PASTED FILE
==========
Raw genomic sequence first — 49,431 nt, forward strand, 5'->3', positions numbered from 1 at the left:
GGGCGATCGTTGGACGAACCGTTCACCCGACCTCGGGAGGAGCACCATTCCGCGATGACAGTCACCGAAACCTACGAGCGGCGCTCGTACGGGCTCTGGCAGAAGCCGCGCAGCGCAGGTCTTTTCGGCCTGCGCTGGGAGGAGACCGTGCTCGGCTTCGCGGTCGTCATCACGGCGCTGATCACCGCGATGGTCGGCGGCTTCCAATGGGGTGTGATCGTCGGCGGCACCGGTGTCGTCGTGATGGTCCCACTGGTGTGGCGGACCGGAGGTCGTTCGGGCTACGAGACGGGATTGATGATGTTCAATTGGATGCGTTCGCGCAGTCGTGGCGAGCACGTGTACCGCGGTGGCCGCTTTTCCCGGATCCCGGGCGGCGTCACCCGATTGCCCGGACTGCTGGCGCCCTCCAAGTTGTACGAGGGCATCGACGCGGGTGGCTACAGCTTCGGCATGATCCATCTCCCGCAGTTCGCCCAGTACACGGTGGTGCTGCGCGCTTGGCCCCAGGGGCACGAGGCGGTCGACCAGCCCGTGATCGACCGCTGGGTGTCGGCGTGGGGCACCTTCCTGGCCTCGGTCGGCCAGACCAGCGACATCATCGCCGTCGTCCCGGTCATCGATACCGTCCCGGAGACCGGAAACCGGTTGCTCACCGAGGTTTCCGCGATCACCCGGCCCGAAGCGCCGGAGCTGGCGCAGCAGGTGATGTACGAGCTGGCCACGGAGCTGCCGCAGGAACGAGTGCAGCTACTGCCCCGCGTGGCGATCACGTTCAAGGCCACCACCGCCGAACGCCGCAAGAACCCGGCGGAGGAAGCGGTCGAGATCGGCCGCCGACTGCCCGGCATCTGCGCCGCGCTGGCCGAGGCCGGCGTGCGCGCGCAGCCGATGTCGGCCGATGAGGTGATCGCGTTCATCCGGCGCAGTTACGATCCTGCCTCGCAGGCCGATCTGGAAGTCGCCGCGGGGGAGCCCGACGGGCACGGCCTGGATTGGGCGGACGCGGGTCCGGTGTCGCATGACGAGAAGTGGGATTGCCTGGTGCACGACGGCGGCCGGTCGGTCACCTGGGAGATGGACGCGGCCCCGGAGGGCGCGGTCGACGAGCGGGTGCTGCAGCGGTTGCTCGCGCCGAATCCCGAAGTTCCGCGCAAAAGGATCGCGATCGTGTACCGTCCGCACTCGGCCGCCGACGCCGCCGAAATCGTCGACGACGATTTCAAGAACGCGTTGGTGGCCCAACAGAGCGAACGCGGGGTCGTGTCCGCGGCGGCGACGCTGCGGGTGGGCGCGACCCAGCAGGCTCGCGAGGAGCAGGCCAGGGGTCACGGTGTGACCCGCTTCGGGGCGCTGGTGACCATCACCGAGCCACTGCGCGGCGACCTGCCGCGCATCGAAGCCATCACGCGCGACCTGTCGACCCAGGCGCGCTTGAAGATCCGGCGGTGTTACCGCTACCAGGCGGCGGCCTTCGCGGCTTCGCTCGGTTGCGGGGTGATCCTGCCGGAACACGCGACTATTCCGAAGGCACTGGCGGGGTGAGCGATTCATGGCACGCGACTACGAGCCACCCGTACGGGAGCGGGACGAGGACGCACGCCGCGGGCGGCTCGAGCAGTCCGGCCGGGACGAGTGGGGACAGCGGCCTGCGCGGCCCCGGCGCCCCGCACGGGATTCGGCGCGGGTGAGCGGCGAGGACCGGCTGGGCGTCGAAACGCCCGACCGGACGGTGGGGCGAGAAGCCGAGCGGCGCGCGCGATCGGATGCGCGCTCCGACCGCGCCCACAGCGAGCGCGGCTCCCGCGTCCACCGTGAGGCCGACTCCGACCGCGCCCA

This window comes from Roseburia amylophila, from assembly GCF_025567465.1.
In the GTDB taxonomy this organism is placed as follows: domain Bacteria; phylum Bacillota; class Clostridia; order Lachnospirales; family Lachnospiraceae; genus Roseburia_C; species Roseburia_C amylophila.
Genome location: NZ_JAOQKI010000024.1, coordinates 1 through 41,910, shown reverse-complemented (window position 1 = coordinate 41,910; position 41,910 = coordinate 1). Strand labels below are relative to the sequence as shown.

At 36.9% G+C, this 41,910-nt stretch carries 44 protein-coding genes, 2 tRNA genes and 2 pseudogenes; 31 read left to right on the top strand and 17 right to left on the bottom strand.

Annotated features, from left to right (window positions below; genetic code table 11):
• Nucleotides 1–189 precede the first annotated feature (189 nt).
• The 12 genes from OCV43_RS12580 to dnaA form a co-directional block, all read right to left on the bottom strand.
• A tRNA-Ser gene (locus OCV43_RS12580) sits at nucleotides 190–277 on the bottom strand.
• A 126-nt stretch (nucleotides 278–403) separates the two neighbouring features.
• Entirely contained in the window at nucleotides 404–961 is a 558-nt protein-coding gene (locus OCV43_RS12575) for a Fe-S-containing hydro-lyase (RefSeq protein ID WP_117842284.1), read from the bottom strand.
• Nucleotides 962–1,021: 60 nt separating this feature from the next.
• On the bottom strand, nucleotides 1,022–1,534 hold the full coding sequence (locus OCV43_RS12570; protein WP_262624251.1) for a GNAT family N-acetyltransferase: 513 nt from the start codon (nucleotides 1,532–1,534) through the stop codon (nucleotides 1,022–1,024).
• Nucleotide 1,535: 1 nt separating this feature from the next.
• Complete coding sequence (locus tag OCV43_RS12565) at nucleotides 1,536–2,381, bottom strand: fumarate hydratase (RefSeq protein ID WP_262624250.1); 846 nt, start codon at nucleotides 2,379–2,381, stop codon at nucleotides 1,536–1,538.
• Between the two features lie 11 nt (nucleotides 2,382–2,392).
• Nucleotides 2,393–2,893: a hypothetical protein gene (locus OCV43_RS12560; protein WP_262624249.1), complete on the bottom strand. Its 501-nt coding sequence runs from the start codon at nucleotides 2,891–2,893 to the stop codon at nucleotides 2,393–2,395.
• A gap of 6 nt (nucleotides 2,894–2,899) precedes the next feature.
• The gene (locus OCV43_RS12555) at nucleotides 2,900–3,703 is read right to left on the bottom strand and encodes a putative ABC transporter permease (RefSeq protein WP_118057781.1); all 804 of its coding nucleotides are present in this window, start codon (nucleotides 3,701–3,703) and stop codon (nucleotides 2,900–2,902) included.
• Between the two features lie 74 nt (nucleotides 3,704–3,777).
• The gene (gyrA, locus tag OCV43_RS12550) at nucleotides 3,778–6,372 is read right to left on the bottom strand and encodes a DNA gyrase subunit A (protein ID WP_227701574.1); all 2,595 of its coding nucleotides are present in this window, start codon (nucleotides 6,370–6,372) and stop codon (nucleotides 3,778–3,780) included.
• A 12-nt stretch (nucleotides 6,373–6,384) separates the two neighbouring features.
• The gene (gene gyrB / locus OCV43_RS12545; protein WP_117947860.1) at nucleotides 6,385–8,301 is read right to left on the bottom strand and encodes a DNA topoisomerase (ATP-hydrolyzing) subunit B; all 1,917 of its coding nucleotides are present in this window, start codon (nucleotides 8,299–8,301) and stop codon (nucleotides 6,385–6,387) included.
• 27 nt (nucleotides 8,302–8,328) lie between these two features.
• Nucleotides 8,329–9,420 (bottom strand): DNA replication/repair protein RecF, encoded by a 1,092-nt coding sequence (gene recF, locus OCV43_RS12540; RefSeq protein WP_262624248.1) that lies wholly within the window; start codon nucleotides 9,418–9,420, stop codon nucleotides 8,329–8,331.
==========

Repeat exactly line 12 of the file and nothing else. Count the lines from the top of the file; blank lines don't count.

• Entirely contained in the window at nucleotides 404–961 is a 558-nt protein-coding gene (locus OCV43_RS12575) for a Fe-S-containing hydro-lyase (RefSeq protein ID WP_117842284.1), read from the bottom strand.